Beer is basicly made from Malted Grains (or Malt), Hops and Water. The Malted Grains come from Barley that has been treated by the malting house in a special way to make it usable to the brewer. The brewer uses a process called mashing (soaking in hot water) to convert the starch in the grains to sugars and extract 'Sweet Wort' from the malt, this is seperated from the grains and brought to the boil, hops are added for bitterness and flavour then after an hour or so it is rapidly cooled to about room temperature when yeast is added. The yeast converts or ferments the sugars in the (now bitter) 'Wort' to alcohol and co2.After the beer has been allowed to mature for a few weeks it's ready to drink.
Making Beer at Home. There are several options available to the homebrewer when it comes to making beer at home.
Firstly there are kits, which are simply concentrated (hopped) Wort, where the manufacturer has mashed the grains, extracted the sweet wort, boiled it with hops then driven off most of the water to make a concentrated wort. Kits come in various forms and sizes from 1.5kg tins to a 3.6kg kit consisting of 2 x1.8kg tins. They are generaly designed to make 40 pts of beer and as 1.5 kg of concentrated wort contains no where near enough fermentable sugars to make 40 pts of beer, extra sugars have to be added. (This applies to all single can kits up to 1.8kg.)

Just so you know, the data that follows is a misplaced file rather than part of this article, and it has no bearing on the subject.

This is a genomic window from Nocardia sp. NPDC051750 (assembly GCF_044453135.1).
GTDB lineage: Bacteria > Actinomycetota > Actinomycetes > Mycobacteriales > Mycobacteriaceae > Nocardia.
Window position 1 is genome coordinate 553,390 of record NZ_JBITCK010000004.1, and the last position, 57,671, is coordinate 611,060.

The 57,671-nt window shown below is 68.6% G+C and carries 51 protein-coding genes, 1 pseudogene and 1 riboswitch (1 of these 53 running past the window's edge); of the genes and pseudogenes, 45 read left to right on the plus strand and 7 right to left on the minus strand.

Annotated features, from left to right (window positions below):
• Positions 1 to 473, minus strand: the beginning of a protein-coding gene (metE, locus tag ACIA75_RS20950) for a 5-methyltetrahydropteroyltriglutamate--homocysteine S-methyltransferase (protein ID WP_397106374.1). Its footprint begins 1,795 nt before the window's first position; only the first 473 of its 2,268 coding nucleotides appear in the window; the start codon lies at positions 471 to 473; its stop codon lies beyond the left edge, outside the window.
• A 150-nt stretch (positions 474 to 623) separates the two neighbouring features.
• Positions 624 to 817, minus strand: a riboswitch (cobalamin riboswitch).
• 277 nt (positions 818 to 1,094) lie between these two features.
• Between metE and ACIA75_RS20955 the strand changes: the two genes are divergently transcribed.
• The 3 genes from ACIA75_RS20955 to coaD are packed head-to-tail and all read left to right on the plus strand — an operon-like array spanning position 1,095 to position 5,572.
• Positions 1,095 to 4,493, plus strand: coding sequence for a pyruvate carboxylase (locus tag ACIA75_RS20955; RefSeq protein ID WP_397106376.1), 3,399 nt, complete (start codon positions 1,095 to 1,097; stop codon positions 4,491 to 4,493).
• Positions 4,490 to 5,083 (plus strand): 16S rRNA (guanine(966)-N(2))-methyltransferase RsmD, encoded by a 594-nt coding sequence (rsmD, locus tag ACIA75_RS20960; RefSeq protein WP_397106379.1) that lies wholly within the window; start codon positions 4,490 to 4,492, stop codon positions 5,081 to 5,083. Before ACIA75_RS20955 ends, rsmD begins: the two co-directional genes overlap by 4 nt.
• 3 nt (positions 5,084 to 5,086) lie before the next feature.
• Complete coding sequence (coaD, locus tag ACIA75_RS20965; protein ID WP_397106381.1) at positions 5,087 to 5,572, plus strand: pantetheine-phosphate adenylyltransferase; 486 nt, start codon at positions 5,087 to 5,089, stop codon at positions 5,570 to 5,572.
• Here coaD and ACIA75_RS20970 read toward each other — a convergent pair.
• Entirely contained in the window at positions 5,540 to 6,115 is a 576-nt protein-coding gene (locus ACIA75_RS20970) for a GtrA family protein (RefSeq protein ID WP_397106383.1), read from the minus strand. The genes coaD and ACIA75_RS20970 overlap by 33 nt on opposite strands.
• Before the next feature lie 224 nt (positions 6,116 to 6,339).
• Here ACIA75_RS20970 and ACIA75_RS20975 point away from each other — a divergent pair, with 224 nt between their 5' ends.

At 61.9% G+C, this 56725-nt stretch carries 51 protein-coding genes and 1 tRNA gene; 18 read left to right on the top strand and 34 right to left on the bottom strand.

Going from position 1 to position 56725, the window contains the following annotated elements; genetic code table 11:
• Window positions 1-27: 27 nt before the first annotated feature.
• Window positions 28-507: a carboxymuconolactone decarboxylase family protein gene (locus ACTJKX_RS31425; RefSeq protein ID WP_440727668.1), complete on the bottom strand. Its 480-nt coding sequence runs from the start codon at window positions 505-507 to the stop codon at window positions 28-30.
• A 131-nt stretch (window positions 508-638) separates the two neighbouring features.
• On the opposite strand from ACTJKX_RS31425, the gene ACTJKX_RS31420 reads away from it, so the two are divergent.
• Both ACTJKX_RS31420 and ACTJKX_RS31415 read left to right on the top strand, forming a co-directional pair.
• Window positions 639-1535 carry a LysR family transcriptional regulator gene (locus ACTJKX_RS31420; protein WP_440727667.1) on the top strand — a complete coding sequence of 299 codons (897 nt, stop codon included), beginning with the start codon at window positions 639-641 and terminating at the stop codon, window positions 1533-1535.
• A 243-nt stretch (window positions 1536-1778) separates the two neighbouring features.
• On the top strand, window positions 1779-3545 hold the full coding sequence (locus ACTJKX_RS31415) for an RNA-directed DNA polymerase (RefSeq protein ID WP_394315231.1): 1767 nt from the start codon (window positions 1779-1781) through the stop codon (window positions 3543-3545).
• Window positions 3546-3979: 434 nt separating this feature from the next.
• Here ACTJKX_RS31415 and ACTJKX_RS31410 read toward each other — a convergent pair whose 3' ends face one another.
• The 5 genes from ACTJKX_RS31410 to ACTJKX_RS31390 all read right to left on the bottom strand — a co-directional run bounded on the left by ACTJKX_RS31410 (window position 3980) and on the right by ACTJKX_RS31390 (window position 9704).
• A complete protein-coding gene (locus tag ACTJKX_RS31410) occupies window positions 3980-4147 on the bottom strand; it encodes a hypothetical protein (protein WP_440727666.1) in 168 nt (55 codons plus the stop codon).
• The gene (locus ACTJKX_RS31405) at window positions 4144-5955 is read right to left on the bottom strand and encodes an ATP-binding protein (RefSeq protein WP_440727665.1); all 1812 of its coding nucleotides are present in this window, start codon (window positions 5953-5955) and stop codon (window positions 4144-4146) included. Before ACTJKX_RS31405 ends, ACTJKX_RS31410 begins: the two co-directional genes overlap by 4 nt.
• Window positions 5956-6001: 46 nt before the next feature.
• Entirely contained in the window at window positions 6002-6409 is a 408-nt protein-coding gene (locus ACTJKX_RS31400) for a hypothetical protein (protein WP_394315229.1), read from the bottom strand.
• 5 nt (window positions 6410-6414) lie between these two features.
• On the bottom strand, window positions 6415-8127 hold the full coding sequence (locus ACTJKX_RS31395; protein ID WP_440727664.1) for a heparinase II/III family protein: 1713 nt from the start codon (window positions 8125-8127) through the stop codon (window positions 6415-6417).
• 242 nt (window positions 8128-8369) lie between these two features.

These extra sugars can take the form of White Sugar, Brewers Sugar (Glucose), Liquid Malt Extract (LME) or Dry Malt Extract (DME.which is dried Sweet Wort). White Sugar and Brewers Sugar ferment completely to alcohol leaving a not so pleasant taste and produce a thin watery beer. LME and DME should be added if a beer is to be made that resembles as closely as possible something that you get from a pub. They not only add alcohol but body and the pleasant subtle malty flavour found in beer. Where a kit calls for one Kg of sugar to be added, 1kg of DME can be substitued or 1.5kg of LME.-DME being cheaper and generaly more convenient. If you prefer a more hoppy pint, hopped versions of DME or LME are available
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An alternative is the 3kg or 3.6 kg kits, these can produce great tasting beer, some even come with special grains and hops which can be simmered or boiled to produce an additional complexity of flavour that makes the final product taste really great.
Also available but not shown are all dry malt extract kits and single can 1.5 kg kits that are designed to make specialist Belgium ales and lagers in smaller volumes and recommend the addition of candied sugar, these make very nice beers, particularly when served chilled on a hot day.
Kits require very little equipment to make up, all that is required is a fermenter (25L food grade bucket) preferably with tap, a mixing paddle/spoon, a hydrometer, a thermometer and a regular kettle. Click On The Pictures For Instructions on Making Up the Type of Beer Kit Shown
The next option for brewing your own beer is Extract brewing
Links to other parts of this site.
Home How to Make Up a Beer Kit My Brupaks Kit Instructions DaaB's False Bottom Mash Tun Clean and Sanitising Site Contents
Jims Beer Kit (All Grain Brewing) Brewing Equipment How to Mini-Mash Extract Brewing All Grain Brewing Menu Useful Links
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Last Update 18/06/07